El Salvador Bonds Extend Slump on Plans to Overhaul Constitution
(Bloomberg) -- El Salvador’s bonds fell after the government proposed more than 200 changes to the constitution, including an extension of presidential terms.
Dollar notes due in 2035 headed for their lowest in nine months on Thursday, a day after Vice President Felix Ulloa said the government had readied a draft proposal that it will present to the public next week.
For investors, the plans add to uncertainty about policy making, which came into question earlier this year when the ruling party took control of the top court and replaced the attorney general, then made El Salvador the first country to formally adopt Bitcoin as legal tender. It also fuels speculation about whether the nation will be able to finalize a deal with theInternational Monetary Fund.
President Nayib Bukele will review the reforms in September and they will then be presented to the legislative assembly, Ulloa said in a local radio interview.
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“The biggest risk right now is that they enact legislation or policies which would be a red line for the IMF,” said Rick Scott, an emerging-market sovereign analyst at BMO Global Asset Management in London. “The problem with El Salvador is the arc of policy making: It just seems to be more and more driven by the whims of Bukele than anything else.”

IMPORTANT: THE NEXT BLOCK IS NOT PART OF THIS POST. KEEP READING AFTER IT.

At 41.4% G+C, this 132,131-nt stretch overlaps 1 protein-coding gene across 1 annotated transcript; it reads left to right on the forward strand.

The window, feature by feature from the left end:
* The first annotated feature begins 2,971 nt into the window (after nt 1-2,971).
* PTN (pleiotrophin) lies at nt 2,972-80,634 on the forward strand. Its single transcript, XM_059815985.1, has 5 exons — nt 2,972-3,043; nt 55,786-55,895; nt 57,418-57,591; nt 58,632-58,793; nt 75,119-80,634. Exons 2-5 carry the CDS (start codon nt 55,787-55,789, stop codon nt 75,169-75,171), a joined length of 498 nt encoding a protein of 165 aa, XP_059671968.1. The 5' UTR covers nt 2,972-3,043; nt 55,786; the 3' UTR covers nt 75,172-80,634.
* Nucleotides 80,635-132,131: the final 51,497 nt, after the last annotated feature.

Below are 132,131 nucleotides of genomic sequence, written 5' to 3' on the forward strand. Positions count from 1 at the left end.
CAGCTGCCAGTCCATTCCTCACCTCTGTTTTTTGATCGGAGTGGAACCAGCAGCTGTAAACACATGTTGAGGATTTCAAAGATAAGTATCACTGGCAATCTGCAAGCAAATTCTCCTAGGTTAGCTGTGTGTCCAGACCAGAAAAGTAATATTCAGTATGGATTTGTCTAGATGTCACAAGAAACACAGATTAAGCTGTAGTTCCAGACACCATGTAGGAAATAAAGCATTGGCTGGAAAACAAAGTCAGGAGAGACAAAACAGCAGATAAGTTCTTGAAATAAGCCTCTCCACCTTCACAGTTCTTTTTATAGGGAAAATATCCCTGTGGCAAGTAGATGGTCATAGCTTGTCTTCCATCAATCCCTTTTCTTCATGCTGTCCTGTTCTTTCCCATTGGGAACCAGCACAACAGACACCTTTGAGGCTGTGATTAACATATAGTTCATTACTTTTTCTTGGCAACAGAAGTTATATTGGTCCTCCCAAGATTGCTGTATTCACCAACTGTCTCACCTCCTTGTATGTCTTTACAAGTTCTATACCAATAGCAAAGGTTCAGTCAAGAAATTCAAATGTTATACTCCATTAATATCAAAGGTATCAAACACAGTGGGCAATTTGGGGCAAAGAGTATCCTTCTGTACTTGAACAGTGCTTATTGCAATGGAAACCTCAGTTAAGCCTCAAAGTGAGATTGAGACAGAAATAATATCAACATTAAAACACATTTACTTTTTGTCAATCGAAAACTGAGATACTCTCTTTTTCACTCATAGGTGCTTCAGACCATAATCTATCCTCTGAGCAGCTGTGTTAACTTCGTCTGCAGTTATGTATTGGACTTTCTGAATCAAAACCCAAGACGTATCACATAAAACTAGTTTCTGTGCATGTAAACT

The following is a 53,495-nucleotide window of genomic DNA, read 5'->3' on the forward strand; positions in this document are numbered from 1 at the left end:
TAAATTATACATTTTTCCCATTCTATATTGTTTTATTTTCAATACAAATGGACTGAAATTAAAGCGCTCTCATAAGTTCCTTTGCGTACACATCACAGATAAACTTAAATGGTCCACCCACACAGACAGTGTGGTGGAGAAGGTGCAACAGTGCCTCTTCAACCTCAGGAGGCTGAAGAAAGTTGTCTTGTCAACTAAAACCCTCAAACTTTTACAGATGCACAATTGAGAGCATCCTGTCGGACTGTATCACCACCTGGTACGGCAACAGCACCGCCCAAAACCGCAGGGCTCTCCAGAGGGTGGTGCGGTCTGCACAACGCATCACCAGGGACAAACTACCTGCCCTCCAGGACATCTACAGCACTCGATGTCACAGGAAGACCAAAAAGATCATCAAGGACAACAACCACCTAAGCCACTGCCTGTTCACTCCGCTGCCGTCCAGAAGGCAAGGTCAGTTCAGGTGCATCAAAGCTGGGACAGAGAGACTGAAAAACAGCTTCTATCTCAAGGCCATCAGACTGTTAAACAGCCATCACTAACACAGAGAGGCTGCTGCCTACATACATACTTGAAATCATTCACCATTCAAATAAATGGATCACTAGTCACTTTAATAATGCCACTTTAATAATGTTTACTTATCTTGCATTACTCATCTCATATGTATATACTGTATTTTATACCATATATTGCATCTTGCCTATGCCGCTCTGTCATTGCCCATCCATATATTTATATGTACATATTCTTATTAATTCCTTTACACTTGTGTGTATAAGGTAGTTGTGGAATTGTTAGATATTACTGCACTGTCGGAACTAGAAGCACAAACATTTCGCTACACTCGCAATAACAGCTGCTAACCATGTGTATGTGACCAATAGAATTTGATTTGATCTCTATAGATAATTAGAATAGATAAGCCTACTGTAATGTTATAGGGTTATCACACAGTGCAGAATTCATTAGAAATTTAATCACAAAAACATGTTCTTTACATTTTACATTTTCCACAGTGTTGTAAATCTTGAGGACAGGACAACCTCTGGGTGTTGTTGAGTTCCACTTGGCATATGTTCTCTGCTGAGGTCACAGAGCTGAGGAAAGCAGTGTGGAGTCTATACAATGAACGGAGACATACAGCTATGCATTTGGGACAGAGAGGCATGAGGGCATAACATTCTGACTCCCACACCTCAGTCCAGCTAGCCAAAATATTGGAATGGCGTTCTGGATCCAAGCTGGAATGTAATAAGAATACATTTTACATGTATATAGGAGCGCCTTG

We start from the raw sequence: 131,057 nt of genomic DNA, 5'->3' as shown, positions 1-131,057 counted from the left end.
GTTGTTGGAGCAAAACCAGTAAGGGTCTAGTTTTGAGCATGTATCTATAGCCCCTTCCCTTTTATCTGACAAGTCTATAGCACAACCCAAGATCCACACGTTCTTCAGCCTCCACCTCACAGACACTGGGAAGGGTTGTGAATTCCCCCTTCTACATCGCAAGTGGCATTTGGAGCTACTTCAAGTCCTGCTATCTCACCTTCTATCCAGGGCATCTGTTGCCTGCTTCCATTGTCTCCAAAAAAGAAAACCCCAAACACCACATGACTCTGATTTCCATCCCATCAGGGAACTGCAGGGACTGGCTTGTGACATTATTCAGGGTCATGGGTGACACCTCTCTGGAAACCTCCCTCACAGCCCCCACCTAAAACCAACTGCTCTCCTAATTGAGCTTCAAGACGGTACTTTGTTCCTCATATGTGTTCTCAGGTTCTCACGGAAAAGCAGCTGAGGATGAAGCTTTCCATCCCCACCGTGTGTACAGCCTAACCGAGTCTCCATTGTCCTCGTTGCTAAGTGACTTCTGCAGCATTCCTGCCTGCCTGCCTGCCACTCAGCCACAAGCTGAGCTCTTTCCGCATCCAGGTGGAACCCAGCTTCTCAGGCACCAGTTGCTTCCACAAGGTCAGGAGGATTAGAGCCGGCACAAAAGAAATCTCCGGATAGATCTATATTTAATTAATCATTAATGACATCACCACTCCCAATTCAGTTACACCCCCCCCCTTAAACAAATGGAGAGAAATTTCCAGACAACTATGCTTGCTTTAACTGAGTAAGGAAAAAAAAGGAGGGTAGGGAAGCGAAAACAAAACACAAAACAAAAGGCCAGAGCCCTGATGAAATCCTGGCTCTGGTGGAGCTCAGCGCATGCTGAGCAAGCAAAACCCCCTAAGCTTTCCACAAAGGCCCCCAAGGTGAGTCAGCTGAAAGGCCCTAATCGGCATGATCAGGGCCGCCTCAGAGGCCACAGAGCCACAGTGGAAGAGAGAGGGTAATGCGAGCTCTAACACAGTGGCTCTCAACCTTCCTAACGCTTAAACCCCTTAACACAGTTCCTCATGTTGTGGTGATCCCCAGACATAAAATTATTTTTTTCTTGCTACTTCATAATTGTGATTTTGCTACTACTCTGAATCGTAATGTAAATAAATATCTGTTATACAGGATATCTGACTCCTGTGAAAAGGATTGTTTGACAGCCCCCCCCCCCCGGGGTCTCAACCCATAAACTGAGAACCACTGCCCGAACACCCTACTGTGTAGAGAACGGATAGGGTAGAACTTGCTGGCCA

Dollar-denominated notes due within the decade are trading at an excess of 1,000 basis points over U.S. Treasuries -- a threshold for securities to be considered in distress. The nation’s debt is the worst performer in emerging markets over the past three months.
Read: Amherst Reiterates Underweight Rating on El Salvador Bonds
The reform proposal would extend the presidential term to six years, from five, and allow the president to be re-elected after one term out of office, versus two terms currently. Lawmakers and mayors would be able to run for immediate re-election and serve a maximum of three, three-year terms.
Election cycles would be matched up instead of holding mid-term legislative elections. Reforms would also extend the term for the attorney general from three to six years, create a new electoral authority and establish a new constitutional court to take the place of the current high court, a move which Ulloa said is designed to improve efficiency.
El Salvador’s current constitution requires the reforms to be approved by the legislative assembly and then ratified by a second legislature, elected in 2024, in order to take effect, Ulloa said. One of the proposed changes is for future constitutional reforms to require approval from a single legislature plus a public referendum, he said.
The reform plans are reminiscent of calls for constitutional overhaul in other Latin American nations -- from Chile’s full-out rewriting to Peru’s new president’s plans for a referendum.
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